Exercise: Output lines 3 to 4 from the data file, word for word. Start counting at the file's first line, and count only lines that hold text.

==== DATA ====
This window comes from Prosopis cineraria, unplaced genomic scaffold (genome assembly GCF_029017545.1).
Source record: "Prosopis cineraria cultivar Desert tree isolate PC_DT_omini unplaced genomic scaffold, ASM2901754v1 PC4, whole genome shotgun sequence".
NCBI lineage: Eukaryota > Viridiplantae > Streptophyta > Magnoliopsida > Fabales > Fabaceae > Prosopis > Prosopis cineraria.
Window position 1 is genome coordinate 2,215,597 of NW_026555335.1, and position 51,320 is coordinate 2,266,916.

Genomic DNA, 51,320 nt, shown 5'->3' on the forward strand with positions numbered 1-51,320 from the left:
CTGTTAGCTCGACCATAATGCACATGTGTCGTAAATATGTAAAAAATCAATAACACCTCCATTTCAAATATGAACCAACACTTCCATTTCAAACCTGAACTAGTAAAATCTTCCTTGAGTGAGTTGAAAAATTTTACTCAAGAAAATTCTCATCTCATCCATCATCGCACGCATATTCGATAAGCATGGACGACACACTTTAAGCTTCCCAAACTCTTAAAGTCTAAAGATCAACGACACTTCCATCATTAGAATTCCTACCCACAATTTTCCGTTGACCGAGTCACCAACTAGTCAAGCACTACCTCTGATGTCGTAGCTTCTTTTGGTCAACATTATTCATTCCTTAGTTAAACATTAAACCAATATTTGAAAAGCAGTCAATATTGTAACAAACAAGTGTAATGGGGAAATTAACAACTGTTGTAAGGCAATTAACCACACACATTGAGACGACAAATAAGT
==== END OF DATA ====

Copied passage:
NCBI lineage: Eukaryota > Viridiplantae > Streptophyta > Magnoliopsida > Fabales > Fabaceae > Prosopis > Prosopis cineraria.
Window position 1 is genome coordinate 2,215,597 of NW_026555335.1, and position 51,320 is coordinate 2,266,916.